Stage three is the most challenging to this point with five classified climbs. The Mont Bernon (1km at 4.6%) could be the decisive point of the day, it provides a suitable launch pad for the puncheurs to attack with just 5km left. However, there is still plenty of tough terrain the riders will need to tackle beforehand. The Côte de Mutigny comes with just over 15km remaining, it features ramps over 12% and will shed the weakest climbers.

The three climbs earlier on the stage could make good terrain for a strong breakaway to stay away, too, so we can expect a fight to get in the move earlier on in the day. Stage three emulates stage three of the men's Tour de France in 2019, where Julian Alaphilippe won solo to claim the first yellow jersey of his career.


Six climbs and four gravelled sections are packed into the final 60km of stage four. This strade bianche-style stage is one of the toughest of the whole race – not due to elevation gain but due to the high risks attached to the unpredictable off-road terrain. Positioning will be crucial and good bike-handling skills will also be an important factor. Punctures and crashes might spoil the chances of some GC contenders, and we can expect the likes of Lotte Kopecky (2022 Strade Bianche winner) to come to the fore in this stage, searching for victory. Teams will need to think strategically about protecting their GC riders while also allowing others to go for opportunistic stage wins.


At 175km, stage five is by far the longest of the race. A flat opening section will likely be the stage for a fight to get in the breakaway, as the GC riders will enjoy a calmer start to the day. While there are three KOM sprints throughout the stage, these aren’t likely to prevent a sprint finish in Saint-Dié-Des-Vosges. The climbs are relatively short and the gradient is manageable – the most difficult aspect of the stage is its length.


With plenty of hills, stage six offers a major opportunity for the puncheurs to succeed. The first climb comes early in to the stage, meaning we can expect riders to be warming up on the turbo trainers ahead of the start to prepare themselves for an intense beginning to the day. The second and third classified climbs are much steeper than the first, and could definitely cause some splits in the peloton. Finally, the Côte de Boersch takes place with 9km left and averages 6.1% over 1.3km. If any of the fast finishers get over this test in the leading group, they have a great chance of winning in Rosheim, or it could be a day for the breakaway.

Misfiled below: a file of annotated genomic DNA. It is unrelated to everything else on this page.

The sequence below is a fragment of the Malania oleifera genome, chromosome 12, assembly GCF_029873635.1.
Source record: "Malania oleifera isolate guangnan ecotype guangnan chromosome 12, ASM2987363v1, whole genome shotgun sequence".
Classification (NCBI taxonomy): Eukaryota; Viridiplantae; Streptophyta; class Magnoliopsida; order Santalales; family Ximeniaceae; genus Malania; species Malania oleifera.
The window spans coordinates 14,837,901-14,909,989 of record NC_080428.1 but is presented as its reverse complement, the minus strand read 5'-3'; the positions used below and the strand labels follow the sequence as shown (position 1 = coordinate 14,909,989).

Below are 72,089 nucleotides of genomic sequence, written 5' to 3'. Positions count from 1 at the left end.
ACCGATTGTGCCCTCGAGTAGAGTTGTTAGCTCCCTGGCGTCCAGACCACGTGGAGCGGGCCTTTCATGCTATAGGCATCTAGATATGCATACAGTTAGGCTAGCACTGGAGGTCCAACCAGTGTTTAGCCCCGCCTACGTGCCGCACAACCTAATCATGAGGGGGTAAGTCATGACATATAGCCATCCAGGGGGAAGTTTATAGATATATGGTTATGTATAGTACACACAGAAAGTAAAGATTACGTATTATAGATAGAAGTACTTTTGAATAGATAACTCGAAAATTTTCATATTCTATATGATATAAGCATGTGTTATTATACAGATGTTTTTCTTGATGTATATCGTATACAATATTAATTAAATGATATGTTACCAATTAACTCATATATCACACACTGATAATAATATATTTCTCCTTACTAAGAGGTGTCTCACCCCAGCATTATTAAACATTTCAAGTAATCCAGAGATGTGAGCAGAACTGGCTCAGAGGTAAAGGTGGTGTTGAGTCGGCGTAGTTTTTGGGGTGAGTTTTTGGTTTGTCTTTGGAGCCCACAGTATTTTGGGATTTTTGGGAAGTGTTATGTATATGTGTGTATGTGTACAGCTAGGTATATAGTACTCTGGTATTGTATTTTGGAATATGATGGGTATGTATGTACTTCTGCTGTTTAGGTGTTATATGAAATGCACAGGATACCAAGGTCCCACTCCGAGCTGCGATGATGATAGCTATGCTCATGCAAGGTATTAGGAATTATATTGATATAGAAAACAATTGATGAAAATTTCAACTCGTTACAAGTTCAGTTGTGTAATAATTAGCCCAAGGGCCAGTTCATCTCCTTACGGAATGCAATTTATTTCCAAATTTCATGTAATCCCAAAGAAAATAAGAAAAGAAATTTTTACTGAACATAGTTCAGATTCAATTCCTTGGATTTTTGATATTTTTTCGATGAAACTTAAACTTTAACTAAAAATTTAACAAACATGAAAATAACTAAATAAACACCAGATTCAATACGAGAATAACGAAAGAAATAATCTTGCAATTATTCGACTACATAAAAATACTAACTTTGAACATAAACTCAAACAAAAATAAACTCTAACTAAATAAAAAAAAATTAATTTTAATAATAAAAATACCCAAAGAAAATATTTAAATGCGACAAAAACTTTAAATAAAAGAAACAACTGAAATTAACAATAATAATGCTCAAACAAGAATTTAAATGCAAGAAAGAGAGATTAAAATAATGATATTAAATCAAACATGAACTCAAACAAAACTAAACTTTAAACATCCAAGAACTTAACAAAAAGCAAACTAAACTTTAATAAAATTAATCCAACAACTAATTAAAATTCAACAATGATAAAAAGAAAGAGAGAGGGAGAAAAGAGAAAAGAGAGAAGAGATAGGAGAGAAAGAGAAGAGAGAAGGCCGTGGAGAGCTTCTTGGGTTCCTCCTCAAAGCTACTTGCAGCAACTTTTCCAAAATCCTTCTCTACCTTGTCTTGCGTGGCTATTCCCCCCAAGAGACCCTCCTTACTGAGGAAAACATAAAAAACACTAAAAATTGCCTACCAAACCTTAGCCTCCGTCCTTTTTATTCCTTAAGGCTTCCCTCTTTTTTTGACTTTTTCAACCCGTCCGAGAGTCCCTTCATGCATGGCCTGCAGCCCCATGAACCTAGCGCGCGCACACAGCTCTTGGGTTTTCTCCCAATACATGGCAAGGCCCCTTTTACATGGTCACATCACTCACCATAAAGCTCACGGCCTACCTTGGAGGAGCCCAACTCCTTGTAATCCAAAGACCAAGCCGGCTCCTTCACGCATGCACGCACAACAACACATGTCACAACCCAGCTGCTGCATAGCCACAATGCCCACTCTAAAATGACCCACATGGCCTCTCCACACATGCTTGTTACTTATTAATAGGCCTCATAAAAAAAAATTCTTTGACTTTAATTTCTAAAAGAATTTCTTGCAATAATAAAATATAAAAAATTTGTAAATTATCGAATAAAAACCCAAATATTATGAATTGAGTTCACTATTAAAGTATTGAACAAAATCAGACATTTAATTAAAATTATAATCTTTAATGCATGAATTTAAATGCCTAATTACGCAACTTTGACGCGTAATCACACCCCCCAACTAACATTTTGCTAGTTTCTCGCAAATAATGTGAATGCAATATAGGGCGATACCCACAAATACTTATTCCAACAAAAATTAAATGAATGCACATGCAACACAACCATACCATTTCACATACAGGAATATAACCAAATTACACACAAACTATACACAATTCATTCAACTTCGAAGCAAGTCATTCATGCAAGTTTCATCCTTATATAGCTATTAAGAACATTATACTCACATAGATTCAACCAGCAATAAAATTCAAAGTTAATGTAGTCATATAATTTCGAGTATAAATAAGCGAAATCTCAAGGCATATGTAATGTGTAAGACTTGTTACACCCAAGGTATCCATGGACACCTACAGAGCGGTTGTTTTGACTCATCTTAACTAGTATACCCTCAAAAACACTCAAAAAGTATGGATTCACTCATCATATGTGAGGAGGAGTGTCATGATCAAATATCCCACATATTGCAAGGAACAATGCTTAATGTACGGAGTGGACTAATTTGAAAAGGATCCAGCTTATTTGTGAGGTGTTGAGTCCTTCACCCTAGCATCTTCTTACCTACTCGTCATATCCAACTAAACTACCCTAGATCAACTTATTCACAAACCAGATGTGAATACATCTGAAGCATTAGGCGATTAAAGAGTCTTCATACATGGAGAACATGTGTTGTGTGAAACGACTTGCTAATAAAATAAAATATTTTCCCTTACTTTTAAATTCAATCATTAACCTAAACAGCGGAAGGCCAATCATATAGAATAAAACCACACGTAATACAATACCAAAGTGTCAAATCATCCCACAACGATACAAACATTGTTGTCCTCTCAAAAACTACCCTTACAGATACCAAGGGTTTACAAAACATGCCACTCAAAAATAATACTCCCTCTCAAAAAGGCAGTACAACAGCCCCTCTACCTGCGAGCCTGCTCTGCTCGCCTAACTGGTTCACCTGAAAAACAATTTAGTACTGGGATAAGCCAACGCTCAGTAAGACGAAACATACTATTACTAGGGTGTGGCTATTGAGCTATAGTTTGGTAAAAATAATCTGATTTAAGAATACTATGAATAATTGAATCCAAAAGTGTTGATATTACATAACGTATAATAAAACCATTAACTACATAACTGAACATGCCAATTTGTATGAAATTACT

The first mountains await on stage seven in a back-loaded Tour de France Femmes. Three of the most challenging climbs in Alsace begin with the Petit Ballon, which averages a brutal 8.1% over 9.3km. This sort of climb is the preferred territory of Annemiek van Vleuten, who goes in to the race as the favourite to take the overall race win. After a brief descent, the Col du Platzerwasel (7.1km at 8.3%) swiftly follows, this gives very little recovery time for riders and we can expect any time gaps from the previous climb to get even bigger on the second mountain of the day. The final climb of the stage is the Grand Ballon, which is where we'll see the strongest climbers move to the fore. At just over 13.5 kilometres, it's a long climb which is going to be a test of endurance for the riders.


The final stage has a substantial role to play in deciding the final general classification. The Ballon d’Alsace (8.7km at 6.9%) provides the ideal platform for early attacks. However, La Super Planches des Belles Filles, which averages a monstrous 8.7% over 7km, will conclude the inaugural Tour de France Femmes. The slopes here exceed 20%, with the final gravelled ramp to the finish line touching an absurd 24%. Dylan Teuns defeated Giulio Ciccone here at the 2019 men's Tour de France, while Tadej Pogačar won in the yellow jersey here in 2022.

Related – Tour de France Femmes: "It's going to breathe new life into the sport"

The nature of the route, where the two queen stages occur in the final two days, means we won't be sure of the winner until the riders cross the finish line on the final stage. This could also encourage 'all or nothing' attacks in the final couple of stages.